Friday, March 19, 2010

Alonso vs Martel, 2nd Leg

The 1st leg between these two film-makers was summarized back in summer 2009 where Alonso's Los Muertos was the clear winner over Martel's La ciénaga.

The second leg was to feature Alonso's Liverpool vs Martel's The Headless Woman. The Martel feature was first out of the gate and found it much better than La ciénaga. Still, I felt that if Alonso's Liverpool was as good as Los Muertos, then he would easily be the winner.

It turns out that Alonso's Liverpool is much better than Los Muertos and as a result, his film easily wins the second leg over the Martel feature.

Space, Environment and Freedom

While both Martel and Alonso are very good directors, liking one over the other depends on personal choice. The reason I prefer Alonso is because his films allow one to breathe in the environment because his camera is very flexible in capturing space around his characters whereas Martel restricts space because she wants to get in close with not so nice rich characters, people who are not meant to be liked in the first place. Alonso’s characters are probably not nice either. The character, Vargas, in Los Muertos is released from Jail for murder while Farrel in Liverpool ran away from home committing a possible rape but since Alonso places a distance between audience and his characters, we can observe freely and objectively. Plus Alonso takes the audience on a ride through an Argentine country side we hardly see on screen whereas Martel's features are rooted in cities -- all three of Martel's features are filmed in Salta.

Parallels -- Land & Water

Both Los Muertos and Liverpool start with two lonely men leaving a confined space and heading off into a vast open land. Their modes of transportation vary a little as Los Muertos starts on land and then moves onto water (via a boat) while Liverpool starts on a ship and then moves onto land. Both films contain men trying to search for their past in order to find a closure. The ending of Liverpool signifies liberation as one can see all the weight from Farrel's shoulders drop off and he walks away lighter into the snowy landscape.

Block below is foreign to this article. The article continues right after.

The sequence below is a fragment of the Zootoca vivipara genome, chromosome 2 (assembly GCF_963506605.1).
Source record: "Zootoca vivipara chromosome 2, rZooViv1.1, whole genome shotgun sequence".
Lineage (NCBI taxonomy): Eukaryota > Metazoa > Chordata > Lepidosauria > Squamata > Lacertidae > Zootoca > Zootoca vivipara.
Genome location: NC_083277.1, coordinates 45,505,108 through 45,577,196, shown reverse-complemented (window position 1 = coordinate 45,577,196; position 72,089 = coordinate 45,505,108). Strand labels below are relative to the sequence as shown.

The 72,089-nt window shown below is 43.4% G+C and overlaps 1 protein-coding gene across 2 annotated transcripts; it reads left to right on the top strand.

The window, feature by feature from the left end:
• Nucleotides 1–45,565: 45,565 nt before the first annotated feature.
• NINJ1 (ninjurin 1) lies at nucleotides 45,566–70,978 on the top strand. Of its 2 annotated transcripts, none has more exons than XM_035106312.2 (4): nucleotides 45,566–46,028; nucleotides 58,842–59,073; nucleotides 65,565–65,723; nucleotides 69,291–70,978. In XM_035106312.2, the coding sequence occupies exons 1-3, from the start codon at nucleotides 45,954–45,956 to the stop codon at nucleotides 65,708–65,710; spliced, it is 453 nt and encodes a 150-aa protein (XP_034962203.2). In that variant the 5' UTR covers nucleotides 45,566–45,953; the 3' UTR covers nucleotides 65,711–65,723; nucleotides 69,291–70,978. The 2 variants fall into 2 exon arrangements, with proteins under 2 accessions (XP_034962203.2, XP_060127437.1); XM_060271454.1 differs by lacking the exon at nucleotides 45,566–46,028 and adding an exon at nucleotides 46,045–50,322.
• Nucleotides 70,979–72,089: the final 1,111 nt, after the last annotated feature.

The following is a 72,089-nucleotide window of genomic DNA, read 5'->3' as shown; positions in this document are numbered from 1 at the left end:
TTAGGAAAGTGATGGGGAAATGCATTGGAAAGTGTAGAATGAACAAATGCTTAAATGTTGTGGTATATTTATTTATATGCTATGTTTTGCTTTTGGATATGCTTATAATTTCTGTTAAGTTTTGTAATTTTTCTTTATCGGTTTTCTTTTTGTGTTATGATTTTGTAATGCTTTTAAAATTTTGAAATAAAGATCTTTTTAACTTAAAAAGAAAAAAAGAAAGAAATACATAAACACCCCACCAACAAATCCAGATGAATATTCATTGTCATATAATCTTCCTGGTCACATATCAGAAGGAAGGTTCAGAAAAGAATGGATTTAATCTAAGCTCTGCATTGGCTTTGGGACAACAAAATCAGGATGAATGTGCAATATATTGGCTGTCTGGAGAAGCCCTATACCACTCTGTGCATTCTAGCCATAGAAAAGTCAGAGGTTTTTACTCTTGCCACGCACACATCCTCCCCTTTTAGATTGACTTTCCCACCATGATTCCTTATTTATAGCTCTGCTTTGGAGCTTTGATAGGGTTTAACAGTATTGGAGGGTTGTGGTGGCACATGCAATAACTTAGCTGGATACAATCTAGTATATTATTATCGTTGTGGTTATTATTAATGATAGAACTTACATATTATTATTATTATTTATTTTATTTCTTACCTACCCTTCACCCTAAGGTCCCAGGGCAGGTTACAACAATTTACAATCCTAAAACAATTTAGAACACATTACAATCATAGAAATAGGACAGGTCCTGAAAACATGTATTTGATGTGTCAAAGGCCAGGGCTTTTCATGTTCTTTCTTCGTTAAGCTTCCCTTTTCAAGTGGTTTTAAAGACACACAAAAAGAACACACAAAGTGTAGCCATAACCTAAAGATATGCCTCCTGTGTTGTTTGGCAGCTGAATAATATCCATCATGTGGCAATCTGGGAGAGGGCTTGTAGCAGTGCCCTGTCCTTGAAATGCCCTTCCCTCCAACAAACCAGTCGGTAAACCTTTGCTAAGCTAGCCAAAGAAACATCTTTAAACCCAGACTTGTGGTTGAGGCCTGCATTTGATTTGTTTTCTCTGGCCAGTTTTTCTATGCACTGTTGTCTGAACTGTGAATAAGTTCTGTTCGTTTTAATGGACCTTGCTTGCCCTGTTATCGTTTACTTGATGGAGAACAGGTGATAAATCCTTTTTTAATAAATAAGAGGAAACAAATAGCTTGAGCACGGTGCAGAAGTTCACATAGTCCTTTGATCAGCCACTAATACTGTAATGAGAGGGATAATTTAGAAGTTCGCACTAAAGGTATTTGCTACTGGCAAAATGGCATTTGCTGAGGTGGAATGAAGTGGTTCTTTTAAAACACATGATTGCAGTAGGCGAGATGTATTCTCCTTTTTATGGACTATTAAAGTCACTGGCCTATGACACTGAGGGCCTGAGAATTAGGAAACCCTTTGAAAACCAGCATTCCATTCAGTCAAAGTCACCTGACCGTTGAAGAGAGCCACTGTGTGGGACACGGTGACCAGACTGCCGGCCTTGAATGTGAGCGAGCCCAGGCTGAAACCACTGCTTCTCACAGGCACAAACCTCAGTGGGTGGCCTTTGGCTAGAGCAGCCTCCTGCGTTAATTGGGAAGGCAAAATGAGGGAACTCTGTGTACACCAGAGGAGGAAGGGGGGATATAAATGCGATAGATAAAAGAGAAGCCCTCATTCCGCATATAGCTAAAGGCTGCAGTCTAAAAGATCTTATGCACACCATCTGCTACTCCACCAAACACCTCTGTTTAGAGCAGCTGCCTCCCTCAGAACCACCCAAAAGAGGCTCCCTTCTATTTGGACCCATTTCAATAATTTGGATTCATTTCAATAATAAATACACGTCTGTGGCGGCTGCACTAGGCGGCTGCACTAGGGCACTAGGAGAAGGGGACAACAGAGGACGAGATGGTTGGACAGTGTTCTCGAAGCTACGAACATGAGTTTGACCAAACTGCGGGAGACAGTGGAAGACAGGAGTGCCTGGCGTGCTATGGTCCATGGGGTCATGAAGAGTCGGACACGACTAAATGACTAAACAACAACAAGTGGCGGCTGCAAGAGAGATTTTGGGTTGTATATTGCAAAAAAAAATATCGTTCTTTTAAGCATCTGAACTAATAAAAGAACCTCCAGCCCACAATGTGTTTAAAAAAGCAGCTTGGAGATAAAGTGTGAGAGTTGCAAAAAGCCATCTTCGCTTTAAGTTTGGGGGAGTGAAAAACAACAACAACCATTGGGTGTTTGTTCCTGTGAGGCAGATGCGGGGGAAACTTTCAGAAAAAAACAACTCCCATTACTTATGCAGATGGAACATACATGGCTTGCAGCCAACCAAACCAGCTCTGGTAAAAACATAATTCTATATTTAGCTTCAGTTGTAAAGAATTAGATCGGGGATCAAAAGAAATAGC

The lonely nature of Farrel's journey in Liverpool also reminds of the main character in Carlos Reygadas’ Japon. The two characters are almost mirrors of each other but with a different past and journey purpose. In Japon, the character wants to end his life whereas in Liverpool Farrel seeks closure so as to live the rest of his life in peace.

Essential Alonso Reading

Michael Guillen's excellent interview with Alonso at the Evening Class.

James Quandt's brilliant essay in Art Forum which overlooks all of Alonso’s works.

The 2010 Movie World Cup

Argentina, in the form of Lisandro Alonso's Liverpool, is so far a leading contender for winning my movie world cup. Although there should be strong competition from Portugal (via Pedro Costa), Brazil, Germany, Spain and France. Interestingly, all these teams will be among the favourites in the summer soccer tournament as well.

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